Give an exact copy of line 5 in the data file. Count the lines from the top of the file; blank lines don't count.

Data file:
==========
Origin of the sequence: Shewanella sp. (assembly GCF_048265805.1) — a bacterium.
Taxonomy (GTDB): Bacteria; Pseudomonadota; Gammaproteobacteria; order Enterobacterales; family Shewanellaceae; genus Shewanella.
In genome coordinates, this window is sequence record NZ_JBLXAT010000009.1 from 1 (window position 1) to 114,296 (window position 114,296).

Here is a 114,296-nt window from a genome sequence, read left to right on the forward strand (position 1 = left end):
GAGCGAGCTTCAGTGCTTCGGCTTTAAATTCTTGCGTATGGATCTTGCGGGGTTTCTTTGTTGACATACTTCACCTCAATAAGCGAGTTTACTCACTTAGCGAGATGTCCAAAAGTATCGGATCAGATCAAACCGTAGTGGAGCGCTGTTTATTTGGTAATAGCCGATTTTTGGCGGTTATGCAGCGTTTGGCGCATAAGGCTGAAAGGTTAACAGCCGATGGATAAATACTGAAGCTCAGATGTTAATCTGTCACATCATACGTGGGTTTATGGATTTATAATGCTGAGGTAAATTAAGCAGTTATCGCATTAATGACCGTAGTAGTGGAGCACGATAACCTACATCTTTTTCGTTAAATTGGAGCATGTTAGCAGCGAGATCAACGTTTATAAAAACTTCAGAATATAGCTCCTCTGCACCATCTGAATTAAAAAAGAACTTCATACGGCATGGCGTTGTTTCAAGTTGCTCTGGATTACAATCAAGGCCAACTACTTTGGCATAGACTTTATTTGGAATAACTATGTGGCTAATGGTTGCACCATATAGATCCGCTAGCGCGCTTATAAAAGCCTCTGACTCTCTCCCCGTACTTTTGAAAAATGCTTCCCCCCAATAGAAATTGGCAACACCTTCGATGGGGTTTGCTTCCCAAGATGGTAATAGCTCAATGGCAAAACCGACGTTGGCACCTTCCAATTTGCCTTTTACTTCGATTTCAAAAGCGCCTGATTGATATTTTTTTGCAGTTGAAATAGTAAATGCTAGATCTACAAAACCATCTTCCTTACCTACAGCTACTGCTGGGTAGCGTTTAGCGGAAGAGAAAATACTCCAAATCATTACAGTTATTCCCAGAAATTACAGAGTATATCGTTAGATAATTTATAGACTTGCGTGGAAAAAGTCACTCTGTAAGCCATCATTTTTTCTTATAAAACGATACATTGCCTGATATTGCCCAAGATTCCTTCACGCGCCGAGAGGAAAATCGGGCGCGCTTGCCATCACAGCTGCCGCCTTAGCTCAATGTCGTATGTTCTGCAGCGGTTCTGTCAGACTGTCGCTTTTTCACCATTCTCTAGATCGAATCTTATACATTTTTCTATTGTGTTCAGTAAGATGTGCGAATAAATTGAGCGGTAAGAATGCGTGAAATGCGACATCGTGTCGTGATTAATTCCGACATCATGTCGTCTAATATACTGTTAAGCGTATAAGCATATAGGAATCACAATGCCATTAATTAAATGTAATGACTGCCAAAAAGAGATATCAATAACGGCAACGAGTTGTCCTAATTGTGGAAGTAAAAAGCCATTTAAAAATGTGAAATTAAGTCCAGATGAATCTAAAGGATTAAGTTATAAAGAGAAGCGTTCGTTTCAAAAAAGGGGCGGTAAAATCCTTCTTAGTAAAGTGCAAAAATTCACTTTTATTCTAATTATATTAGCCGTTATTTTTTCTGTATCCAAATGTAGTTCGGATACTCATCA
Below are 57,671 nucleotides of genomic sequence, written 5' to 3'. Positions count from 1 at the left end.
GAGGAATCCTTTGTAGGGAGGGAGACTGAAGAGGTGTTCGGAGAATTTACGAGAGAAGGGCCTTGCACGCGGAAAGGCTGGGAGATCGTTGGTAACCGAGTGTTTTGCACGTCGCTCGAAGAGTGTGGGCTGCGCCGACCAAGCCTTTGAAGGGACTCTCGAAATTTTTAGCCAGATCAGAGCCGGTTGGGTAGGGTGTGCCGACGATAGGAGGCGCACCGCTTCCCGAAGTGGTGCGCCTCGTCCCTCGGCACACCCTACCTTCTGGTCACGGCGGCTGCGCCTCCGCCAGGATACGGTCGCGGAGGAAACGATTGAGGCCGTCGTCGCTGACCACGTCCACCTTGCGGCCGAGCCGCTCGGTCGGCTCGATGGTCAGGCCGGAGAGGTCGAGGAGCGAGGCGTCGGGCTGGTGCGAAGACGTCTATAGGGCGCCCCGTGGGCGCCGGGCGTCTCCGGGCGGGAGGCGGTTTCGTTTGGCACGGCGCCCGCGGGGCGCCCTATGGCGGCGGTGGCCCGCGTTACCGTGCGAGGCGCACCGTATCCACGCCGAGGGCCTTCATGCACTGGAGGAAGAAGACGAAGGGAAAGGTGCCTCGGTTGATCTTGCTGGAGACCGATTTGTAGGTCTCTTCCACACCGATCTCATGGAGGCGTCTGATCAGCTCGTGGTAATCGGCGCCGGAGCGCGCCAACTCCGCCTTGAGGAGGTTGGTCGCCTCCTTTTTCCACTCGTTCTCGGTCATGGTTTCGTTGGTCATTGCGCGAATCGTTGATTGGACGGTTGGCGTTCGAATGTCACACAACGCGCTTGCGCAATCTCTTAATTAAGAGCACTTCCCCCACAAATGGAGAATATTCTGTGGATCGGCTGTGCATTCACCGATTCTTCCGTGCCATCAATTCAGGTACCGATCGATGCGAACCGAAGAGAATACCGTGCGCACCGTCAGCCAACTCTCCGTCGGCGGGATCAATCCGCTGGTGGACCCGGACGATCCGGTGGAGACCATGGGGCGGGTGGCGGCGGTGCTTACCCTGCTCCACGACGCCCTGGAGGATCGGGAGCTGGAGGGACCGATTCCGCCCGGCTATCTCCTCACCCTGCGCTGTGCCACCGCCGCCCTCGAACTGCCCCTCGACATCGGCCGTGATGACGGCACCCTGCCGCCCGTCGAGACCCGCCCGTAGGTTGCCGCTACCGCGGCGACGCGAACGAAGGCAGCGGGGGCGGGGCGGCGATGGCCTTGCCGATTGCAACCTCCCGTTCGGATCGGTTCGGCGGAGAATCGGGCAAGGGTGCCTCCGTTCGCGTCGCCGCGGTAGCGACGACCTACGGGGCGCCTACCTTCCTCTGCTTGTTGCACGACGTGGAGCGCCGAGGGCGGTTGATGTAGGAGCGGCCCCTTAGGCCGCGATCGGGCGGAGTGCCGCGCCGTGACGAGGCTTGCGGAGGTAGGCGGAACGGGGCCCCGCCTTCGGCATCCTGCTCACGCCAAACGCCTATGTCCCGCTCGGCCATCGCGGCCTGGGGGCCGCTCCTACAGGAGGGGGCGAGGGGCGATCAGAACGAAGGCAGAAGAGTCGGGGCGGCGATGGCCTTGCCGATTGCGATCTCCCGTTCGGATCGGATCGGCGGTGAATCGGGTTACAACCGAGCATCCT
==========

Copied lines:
GAGCGAGCTTCAGTGCTTCGGCTTTAAATTCTTGCGTATGGATCTTGCGGGGTTTCTTTGTTGACATACTTCACCTCAATAAGCGAGTTTACTCACTTAGCGAGATGTCCAAAAGTATCGGATCAGATCAAACCGTAGTGGAGCGCTGTTTATTTGGTAATAGCCGATTTTTGGCGGTTATGCAGCGTTTGGCGCATAAGGCTGAAAGGTTAACAGCCGATGGATAAATACTGAAGCTCAGATGTTAATCTGTCACATCATACGTGGGTTTATGGATTTATAATGCTGAGGTAAATTAAGCAGTTATCGCATTAATGACCGTAGTAGTGGAGCACGATAACCTACATCTTTTTCGTTAAATTGGAGCATGTTAGCAGCGAGATCAACGTTTATAAAAACTTCAGAATATAGCTCCTCTGCACCATCTGAATTAAAAAAGAACTTCATACGGCATGGCGTTGTTTCAAGTTGCTCTGGATTACAATCAAGGCCAACTACTTTGGCATAGACTTTATTTGGAATAACTATGTGGCTAATGGTTGCACCATATAGATCCGCTAGCGCGCTTATAAAAGCCTCTGACTCTCTCCCCGTACTTTTGAAAAATGCTTCCCCCCAATAGAAATTGGCAACACCTTCGATGGGGTTTGCTTCCCAAGATGGTAATAGCTCAATGGCAAAACCGACGTTGGCACCTTCCAATTTGCCTTTTACTTCGATTTCAAAAGCGCCTGATTGATATTTTTTTGCAGTTGAAATAGTAAATGCTAGATCTACAAAACCATCTTCCTTACCTACAGCTACTGCTGGGTAGCGTTTAGCGGAAGAGAAAATACTCCAAATCATTACAGTTATTCCCAGAAATTACAGAGTATATCGTTAGATAATTTATAGACTTGCGTGGAAAAAGTCACTCTGTAAGCCATCATTTTTTCTTATAAAACGATACATTGCCTGATATTGCCCAAGATTCCTTCACGCGCCGAGAGGAAAATCGGGCGCGCTTGCCATCACAGCTGCCGCCTTAGCTCAATGTCGTATGTTCTGCAGCGGTTCTGTCAGACTGTCGCTTTTTCACCATTCTCTAGATCGAATCTTATACATTTTTCTATTGTGTTCAGTAAGATGTGCGAATAAATTGAGCGGTAAGAATGCGTGAAATGCGACATCGTGTCGTGATTAATTCCGACATCATGTCGTCTAATATACTGTTAAGCGTATAAGCATATAGGAATCACAATGCCATTAATTAAATGTAATGACTGCCAAAAAGAGATATCAATAACGGCAACGAGTTGTCCTAATTGTGGAAGTAAAAAGCCATTTAAAAATGTGAAATTAAGTCCAGATGAATCTAAAGGATTAAGTTATAAAGAGAAGCGTTCGTTTCAAAAAAGGGGCGGTAAAATCCTTCTTAGTAAAGTGCAAAAATTCACTTTTATTCTAATTATATTAGCCGTTATTTTTTCTGTATCCAAATGTAGTTCGGATACTCATCA